Meanwhile, new and rumored changes to India's citizenshiplaws have the government’s critics convinced the ruling Bharatiya Janata Party (BJP) will abuse the legislation to target India's large Muslim population.The Western press has seized on these developments, and inflammatory statements by BJP officials, to warn the Indian government is drifting toward a form of neo-fascism.

The policies have drawn criticism from several Democratic presidential candidates, and Members of Congress. A letter recently addressed to Secretary of State Mike Pompeo by four senators, and two draft bills circulating Congress, articulate several congressional concerns about the security crackdown in Kashmir.

The Trump administration and most congressional Republicans have adopted a more muted approach, hopeful for an end to the restrictions in Kashmir but willing to allow India's domestic controversies to unfold in its own democratic political and judicial arenas.Some Republican Congressmen have even defended India’s policies in Kashmir on the House floor. 

Left unchecked, the rift could one day threaten some of the bipartisan support India has long enjoyed in Washington. President Trump will deliver a major speech in which he is expected to praise India’s traditions as a multi-ethnic, pluralistic democracy with a history of respect for religious freedom and minorities. But for now his administration seems convinced that it’s best—for India and the U.S.—if the fight for India’s future comes from within.


Despite the impressive level of convergence between India and the U.S. in recent years, the relationship is still dogged by critics who insist it has failed to meet expectations. However, qualitatively and quantitatively, India is now more geopolitically engaged with the U.S. than with any other country. And for the U.S., India’s importance now exceeds that of some formal U.S. treaty allies in the region. To argue the relationship is underperforming requires conjuring a set of extravagant expectations never grounded in reality.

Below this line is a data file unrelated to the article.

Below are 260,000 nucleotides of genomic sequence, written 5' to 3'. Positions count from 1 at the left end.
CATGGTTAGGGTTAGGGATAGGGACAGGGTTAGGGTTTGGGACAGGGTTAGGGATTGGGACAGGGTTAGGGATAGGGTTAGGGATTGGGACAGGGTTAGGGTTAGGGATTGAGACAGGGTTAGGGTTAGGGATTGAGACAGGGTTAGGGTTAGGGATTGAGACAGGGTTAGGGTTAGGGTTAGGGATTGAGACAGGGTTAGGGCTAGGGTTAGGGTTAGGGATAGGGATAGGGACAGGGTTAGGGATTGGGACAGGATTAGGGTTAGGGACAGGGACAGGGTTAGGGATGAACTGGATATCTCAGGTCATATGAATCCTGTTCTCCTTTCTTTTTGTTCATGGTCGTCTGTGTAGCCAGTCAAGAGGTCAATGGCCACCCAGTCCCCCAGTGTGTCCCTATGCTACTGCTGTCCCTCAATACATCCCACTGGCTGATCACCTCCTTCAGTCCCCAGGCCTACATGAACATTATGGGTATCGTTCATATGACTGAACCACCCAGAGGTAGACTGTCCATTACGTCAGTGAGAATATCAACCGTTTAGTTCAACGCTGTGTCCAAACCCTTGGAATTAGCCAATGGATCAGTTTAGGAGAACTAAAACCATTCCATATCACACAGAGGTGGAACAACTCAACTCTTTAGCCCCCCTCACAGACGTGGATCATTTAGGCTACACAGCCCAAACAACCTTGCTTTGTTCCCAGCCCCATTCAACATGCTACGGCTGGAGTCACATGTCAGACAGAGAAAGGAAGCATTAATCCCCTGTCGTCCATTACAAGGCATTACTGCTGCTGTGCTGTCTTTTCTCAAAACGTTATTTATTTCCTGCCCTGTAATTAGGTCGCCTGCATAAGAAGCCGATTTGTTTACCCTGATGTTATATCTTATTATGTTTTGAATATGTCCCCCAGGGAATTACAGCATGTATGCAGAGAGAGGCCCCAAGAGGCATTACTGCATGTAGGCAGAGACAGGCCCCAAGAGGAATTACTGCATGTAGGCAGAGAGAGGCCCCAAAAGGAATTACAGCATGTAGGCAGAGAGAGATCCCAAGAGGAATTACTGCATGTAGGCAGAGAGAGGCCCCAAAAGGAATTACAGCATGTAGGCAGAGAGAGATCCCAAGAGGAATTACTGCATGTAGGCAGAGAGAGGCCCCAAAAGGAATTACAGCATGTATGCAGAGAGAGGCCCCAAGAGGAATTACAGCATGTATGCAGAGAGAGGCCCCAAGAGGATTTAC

Thanks to the hard work of senior South Asia hands in the Trump administration, and the Modi government’s continued shift away from a dogmatic attachment to “Non-Alignment,” the breadth of India-U.S. strategic convergence now exceeds what many thought possible a decade ago. While critics obsess over any headline that might portend a sliver of friction between Delhi and Washington, the two governments have been hard at work creating the lasting institutional building blocks of a 21st century strategic partnership.

While the relationship isn’t without its warts, Delhi and Washington are more aligned now than ever before. The Trump administration has already left its own lasting imprint on the partnership and will add a new chapter to the saga when the president arrives in Delhi next week.